Making mulberry wine at home is very simple. At this time of the year (May-June) is when fresh yummy mulberries ripen a lot on trees, and is when bees give lots of delicious honey. Combining mulberries and honey makes us great mulberry wine, or morat mead.
Let's see how to make it now:
- 6 kg mulberries
- 1.5L honey
- 500 grams rock sugar
Notes on the ingredients:
You can use non-pasteurized honey for better fermentation results. Pasteurized honey may have killed off some microbes that are good for the fermentation.
The extra rock sugar we add is to help keep the ferment going for longer or longer storage. Sugar is a food source to keep our microbes (which help us make the wine) alive.
Now let's see the making steps:
Step 1: Prep the Berries
For the mulberries, if there's still a little stem left on the fruit, you can use scissors to snip it off. You can pluck the stem off by hand but it may damage or cause the fruit to juice out. To wash the berries, dip them in salt water for some seconds.
After the salt dip, some folks quick-steep them in hot boiling water. This helps lessen a bit of that tangy taste and helps the wine not develop that "SCOBY-like" thin layer on top.
Then, when it's done we can let the water drip off and begin the second step.
Step 2: Add Berries + Honey + Sugar
In a clean jar, add in a bottom layer of berries. Then, sprinkle some sugar on it. Pour in some honey. Keep doing this layer by layer like lasagna until it reaches near the top. We'll use some sugar on top as weight to keep the berries down.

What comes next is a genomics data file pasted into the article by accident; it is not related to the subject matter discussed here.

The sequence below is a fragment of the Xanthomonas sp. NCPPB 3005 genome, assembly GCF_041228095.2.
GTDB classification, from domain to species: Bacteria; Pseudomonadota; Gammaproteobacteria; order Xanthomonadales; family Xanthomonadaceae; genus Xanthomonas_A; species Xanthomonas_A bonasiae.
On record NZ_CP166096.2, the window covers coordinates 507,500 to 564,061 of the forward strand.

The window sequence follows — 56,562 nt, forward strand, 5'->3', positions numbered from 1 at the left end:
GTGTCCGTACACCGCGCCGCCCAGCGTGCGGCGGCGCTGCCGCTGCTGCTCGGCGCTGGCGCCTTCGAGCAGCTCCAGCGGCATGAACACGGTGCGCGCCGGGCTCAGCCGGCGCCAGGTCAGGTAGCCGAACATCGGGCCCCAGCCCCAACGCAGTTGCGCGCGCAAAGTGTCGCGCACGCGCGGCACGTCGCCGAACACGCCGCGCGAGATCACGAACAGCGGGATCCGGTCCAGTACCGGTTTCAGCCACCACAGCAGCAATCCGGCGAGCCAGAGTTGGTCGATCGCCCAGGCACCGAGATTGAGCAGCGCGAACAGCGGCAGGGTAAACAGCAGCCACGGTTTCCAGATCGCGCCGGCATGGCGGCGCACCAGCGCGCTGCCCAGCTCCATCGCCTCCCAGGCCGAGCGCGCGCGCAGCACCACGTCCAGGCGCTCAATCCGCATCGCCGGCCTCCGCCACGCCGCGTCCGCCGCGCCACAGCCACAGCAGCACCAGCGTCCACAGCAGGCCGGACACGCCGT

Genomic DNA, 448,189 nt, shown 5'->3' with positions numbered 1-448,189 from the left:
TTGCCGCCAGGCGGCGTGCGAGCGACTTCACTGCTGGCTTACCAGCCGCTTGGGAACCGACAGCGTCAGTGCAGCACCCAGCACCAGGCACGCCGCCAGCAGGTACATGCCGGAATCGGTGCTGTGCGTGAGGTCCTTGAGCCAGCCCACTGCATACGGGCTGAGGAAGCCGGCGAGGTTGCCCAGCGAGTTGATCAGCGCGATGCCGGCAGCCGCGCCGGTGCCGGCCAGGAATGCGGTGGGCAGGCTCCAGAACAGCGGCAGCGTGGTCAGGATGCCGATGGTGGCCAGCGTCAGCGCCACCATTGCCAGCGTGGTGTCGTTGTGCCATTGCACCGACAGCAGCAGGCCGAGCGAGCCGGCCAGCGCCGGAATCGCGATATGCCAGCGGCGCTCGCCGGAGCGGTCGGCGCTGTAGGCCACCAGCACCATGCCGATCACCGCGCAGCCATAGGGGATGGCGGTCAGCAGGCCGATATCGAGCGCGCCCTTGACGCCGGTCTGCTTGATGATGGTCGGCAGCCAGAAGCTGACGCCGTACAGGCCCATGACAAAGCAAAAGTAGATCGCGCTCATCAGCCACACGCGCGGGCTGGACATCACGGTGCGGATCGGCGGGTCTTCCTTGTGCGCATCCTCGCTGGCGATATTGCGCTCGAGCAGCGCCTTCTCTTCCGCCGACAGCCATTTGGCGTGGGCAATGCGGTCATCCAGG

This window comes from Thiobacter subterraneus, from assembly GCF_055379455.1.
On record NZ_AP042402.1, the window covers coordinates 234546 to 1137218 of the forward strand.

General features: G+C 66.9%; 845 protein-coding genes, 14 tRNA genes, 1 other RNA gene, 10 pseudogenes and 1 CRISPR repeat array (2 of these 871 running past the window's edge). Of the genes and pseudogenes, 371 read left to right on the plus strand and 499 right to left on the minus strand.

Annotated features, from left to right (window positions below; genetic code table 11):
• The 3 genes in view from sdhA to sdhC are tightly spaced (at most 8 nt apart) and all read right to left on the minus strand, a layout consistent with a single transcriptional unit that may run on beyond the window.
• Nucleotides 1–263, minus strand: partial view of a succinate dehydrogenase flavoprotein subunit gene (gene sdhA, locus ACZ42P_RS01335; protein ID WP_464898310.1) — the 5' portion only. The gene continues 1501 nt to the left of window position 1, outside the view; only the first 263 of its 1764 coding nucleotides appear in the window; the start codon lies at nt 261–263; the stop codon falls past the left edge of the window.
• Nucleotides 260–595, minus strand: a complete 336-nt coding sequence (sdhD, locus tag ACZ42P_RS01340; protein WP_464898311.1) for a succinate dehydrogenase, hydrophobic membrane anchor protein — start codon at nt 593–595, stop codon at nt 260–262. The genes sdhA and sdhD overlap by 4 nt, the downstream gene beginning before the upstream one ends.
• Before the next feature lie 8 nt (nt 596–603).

Then, close the lid.
The Fermentation Process
You can let the jar ferment on your counter. To kickstart the ferment faster, you could bring it outside under very light sunlight. After 2 days, you may see that the sugar has fully dissolved with the honey, creating a juice underneath. You can sit it then in a cool dark dry place to continue fermenting,
On the 15th day, it can actually be ready to use and you can have a taste. It will now smell really good. The taste is sweet-n-sour like that of fruit juice. When you try a mulberry at this time, it will be more crunchy and does not have that first tangy taste.
If you like some more alcohol taste to it, let it ferment for some time longer, up to 6-8 months to over a year. It won't go bad. The alcohol content will now be stronger. The smell and taste will also be strong. You may actually finish with a dry drink.
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